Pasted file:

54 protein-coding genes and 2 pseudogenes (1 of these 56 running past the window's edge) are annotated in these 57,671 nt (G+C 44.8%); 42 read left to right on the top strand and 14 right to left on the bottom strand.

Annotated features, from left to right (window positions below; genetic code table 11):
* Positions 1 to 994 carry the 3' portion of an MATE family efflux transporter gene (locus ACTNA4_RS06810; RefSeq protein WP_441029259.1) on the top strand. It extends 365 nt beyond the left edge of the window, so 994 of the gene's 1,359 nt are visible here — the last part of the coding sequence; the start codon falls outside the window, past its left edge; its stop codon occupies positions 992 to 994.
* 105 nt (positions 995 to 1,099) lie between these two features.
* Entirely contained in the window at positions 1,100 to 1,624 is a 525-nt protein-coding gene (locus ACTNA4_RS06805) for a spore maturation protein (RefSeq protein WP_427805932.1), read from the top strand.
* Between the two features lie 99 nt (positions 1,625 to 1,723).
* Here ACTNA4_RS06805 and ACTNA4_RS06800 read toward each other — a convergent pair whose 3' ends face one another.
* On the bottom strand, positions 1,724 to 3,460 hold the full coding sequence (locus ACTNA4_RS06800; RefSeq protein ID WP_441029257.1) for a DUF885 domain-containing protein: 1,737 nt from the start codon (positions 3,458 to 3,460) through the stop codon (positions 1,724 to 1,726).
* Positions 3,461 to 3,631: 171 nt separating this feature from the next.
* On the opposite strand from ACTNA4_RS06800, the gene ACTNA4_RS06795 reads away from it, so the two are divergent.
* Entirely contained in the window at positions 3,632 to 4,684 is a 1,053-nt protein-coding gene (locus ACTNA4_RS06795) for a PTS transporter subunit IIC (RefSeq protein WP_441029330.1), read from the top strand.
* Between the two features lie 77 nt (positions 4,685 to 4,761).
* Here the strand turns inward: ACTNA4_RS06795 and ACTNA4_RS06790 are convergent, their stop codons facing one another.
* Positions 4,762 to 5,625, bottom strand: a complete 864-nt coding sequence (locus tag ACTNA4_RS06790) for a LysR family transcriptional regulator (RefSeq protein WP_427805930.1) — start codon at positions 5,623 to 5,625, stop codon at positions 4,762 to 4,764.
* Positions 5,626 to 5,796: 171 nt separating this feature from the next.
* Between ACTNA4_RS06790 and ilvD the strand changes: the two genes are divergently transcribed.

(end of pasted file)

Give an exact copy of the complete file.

54 protein-coding genes and 2 pseudogenes (1 of these 56 running past the window's edge) are annotated in these 57,671 nt (G+C 44.8%); 42 read left to right on the top strand and 14 right to left on the bottom strand.

Annotated features, from left to right (window positions below; genetic code table 11):
* Positions 1 to 994 carry the 3' portion of an MATE family efflux transporter gene (locus ACTNA4_RS06810; RefSeq protein WP_441029259.1) on the top strand. It extends 365 nt beyond the left edge of the window, so 994 of the gene's 1,359 nt are visible here — the last part of the coding sequence; the start codon falls outside the window, past its left edge; its stop codon occupies positions 992 to 994.
* 105 nt (positions 995 to 1,099) lie between these two features.
* Entirely contained in the window at positions 1,100 to 1,624 is a 525-nt protein-coding gene (locus ACTNA4_RS06805) for a spore maturation protein (RefSeq protein WP_427805932.1), read from the top strand.
* Between the two features lie 99 nt (positions 1,625 to 1,723).
* Here ACTNA4_RS06805 and ACTNA4_RS06800 read toward each other — a convergent pair whose 3' ends face one another.
* On the bottom strand, positions 1,724 to 3,460 hold the full coding sequence (locus ACTNA4_RS06800; RefSeq protein ID WP_441029257.1) for a DUF885 domain-containing protein: 1,737 nt from the start codon (positions 3,458 to 3,460) through the stop codon (positions 1,724 to 1,726).
* Positions 3,461 to 3,631: 171 nt separating this feature from the next.
* On the opposite strand from ACTNA4_RS06800, the gene ACTNA4_RS06795 reads away from it, so the two are divergent.
* Entirely contained in the window at positions 3,632 to 4,684 is a 1,053-nt protein-coding gene (locus ACTNA4_RS06795) for a PTS transporter subunit IIC (RefSeq protein WP_441029330.1), read from the top strand.
* Between the two features lie 77 nt (positions 4,685 to 4,761).
* Here the strand turns inward: ACTNA4_RS06795 and ACTNA4_RS06790 are convergent, their stop codons facing one another.
* Positions 4,762 to 5,625, bottom strand: a complete 864-nt coding sequence (locus tag ACTNA4_RS06790) for a LysR family transcriptional regulator (RefSeq protein WP_427805930.1) — start codon at positions 5,623 to 5,625, stop codon at positions 4,762 to 4,764.
* Positions 5,626 to 5,796: 171 nt separating this feature from the next.
* Between ACTNA4_RS06790 and ilvD the strand changes: the two genes are divergently transcribed.